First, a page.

A few things of note: because this was my first time handling the pressure canner, Matt helped me throughout the process--he encouraged me, read and re-read instructions, helped me screw on the lid, fill the jars, etc. If you're tackling pressure-canning, I highly recommend doing it with a friend. Secondly, the process took a lot longer than I expected, just because I wasn't quite sure what to expect: the canner took a long time to come to a boil, to come to pressure, and to de-pressurize. When I started out, I thought that I'd be able to just pop off the lid once it was done, and to take out the jars for instant canning gratification. But that's not so. The large warning label on the lid of the canner warns not to take the lid off too early, lest you want to acquire steam burns; thus, I decided to wait to extract the jars until the following morning. This means that if I'm teaching a class on pressure-canning, I will need to build in the time to let the canner come down to normal pressure.
Overall, I'm so glad that I tried pressure canning now, so I can have plenty of practice before I am canning corn and tomatoes. I wasn't thrilled about canning the stock (I make bullion to use in soups, usually), but it was worth it to have the practice.

Monday, April 18, 2011

Strawberry Jam Canning Workshop

I am happy to announce that after this short April hiatus, the canning classes will resume next month! During the May canning workshop we will be making strawberry-vanilla bean jam. This jam is a variation on the sweet classic of spring: the vanilla beans add a nice depth to the already flavorful (locally-grown) berries.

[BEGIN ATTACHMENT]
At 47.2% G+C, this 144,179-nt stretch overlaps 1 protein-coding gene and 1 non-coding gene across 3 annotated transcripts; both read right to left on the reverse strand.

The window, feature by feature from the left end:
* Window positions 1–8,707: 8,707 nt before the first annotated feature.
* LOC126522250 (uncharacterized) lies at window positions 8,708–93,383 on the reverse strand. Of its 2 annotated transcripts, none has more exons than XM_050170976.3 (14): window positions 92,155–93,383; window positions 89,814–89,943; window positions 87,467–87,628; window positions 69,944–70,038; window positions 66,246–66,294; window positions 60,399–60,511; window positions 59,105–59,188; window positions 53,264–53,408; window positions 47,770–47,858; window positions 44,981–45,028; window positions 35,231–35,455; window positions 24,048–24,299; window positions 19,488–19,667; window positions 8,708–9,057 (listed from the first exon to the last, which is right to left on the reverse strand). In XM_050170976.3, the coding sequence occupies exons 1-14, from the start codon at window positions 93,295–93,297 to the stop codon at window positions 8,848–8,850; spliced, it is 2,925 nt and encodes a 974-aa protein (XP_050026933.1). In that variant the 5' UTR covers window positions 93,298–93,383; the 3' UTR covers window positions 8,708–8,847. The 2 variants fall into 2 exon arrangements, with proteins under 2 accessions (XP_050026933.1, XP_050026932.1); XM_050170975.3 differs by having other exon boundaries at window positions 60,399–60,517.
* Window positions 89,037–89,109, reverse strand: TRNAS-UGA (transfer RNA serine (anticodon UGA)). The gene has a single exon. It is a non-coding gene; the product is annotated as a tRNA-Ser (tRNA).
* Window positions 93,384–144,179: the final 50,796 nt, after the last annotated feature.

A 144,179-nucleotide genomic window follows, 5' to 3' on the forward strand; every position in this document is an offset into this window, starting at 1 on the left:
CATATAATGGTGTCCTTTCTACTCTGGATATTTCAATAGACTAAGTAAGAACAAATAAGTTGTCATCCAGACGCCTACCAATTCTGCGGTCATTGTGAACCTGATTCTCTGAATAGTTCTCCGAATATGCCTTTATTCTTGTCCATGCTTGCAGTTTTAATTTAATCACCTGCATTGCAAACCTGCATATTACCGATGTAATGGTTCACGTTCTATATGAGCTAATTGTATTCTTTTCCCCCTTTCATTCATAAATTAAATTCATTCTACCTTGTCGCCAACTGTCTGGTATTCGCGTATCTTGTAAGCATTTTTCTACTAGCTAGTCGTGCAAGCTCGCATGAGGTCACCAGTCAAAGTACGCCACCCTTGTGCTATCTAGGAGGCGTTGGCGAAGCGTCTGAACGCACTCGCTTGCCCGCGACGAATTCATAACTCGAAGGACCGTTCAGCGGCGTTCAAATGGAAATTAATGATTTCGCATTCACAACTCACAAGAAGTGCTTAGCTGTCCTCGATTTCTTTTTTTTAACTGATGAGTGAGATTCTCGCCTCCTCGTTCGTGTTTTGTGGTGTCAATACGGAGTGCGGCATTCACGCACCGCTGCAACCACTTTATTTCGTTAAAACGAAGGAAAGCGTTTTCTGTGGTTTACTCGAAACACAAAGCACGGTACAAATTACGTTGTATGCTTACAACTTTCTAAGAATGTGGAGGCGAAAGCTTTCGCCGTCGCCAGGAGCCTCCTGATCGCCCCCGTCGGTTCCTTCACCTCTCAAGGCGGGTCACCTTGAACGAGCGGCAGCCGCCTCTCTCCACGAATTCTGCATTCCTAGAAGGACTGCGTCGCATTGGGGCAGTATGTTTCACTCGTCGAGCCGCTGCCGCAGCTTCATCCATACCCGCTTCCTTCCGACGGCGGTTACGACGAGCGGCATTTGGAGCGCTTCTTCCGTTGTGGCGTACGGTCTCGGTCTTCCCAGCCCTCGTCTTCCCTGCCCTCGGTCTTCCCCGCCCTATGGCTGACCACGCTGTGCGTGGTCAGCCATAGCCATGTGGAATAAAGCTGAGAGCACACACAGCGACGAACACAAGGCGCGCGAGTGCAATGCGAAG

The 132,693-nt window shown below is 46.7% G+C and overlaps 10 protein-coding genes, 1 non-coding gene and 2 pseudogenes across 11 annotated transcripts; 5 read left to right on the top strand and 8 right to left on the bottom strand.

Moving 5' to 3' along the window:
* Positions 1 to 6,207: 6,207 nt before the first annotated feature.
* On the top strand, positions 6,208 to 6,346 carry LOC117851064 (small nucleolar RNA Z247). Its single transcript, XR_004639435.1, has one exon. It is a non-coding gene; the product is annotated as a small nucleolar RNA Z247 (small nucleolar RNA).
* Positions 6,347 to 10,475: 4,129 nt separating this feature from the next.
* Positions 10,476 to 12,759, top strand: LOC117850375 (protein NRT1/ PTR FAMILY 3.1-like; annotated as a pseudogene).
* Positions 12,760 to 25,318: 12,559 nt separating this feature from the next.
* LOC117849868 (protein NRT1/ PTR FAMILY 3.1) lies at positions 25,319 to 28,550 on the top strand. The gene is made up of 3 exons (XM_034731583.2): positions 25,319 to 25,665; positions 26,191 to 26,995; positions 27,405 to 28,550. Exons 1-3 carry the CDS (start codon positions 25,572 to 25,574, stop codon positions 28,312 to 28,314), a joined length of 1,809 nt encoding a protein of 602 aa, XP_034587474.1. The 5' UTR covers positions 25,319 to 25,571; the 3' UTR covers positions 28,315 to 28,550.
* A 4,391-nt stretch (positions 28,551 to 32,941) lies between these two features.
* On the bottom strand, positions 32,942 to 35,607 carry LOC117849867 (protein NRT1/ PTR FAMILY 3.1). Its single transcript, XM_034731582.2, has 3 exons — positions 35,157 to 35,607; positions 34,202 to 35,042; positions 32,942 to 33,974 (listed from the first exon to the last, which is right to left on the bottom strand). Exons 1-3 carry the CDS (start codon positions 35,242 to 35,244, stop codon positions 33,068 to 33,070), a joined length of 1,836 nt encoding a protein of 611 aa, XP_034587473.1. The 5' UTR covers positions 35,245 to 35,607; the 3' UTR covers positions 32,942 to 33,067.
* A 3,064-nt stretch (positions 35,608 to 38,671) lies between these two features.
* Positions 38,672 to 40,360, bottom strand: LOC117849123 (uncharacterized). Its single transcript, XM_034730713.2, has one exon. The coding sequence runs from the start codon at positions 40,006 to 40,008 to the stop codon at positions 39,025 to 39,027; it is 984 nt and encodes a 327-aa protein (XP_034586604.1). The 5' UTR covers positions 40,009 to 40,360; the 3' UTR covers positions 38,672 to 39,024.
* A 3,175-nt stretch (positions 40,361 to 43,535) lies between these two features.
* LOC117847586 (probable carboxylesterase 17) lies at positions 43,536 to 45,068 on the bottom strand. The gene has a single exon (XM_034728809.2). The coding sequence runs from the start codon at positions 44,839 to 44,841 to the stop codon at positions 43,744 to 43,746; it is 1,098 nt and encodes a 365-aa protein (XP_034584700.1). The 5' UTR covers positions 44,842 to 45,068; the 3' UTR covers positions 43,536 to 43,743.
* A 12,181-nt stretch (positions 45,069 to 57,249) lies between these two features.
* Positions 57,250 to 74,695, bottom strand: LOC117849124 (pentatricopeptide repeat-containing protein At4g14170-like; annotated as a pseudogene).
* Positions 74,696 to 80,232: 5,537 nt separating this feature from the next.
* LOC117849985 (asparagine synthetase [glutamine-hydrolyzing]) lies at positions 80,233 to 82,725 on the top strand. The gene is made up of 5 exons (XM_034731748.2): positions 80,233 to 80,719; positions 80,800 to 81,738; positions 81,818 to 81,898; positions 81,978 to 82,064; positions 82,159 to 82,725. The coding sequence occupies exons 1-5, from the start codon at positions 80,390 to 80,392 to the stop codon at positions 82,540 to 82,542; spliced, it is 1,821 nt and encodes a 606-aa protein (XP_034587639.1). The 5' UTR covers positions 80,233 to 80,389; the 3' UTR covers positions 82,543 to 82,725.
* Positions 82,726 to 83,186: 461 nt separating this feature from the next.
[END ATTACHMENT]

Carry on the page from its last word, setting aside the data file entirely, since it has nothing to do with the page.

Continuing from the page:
The class costs $20 (payable in advance of the class date) and includes a print-out of basic canning instructions and the recipe, and a jar of the strawberry jam. The class is appropriate for any level of canning enthusiast.

The class will take place in the Turkey Creek Earth Fare community room on Saturday, May 14th from 1:30-4:30 PM.
The class will be capped at 12 people. You must reserve your space in the workshop through purchasing a "ticket" through the PayPal link (you do not need a PayPal account to buy). Also, RSVP to me, the instructor, to let me know you're coming. Space in the workshop is not guaranteed if you have not reserved your spot. Please do not hesitate to contact me if you have any questions.

I'm looking forward to strawberries and the workshop!

Thursday, April 14, 2011

The Concept of Happiness

Bertrand Russell opens his book The Conquest of Happiness by suggesting that we are all familiar with happiness and unhappiness and that we can identify these emotional states in ourselves and in others, but that we are often at a loss to find the sources of these states. Russell stakes out what he sees are the causes of both happiness and unhappiness with the idea that helping folks to recognize the sources will help them to live their lives in a way that will heighten the chances for happiness. It isn't enough to just try to be happy, we must avoid unhappiness as much as strive for those things that make us happy -- family, productive work, individual interests, and so on.

In sources of unhappiness, Russell writes four general maxims:
1. remember that your motives are not always as altruistic as they seem to yourself
2. don't overestimate your own merits
3. don't expect others to take as much interest in you as you do yourself
4. don't imagine that most people give enough thought to you to have any desire to persecute you.

I like these maxims because they remind us to be aware of two things: that our judgments of ourselves are often stilted in our own favor and that our vision of others is often clouded by this. Russell asks us to be more aware of who we are in relation to others and to be vigilant in taking others into consideration.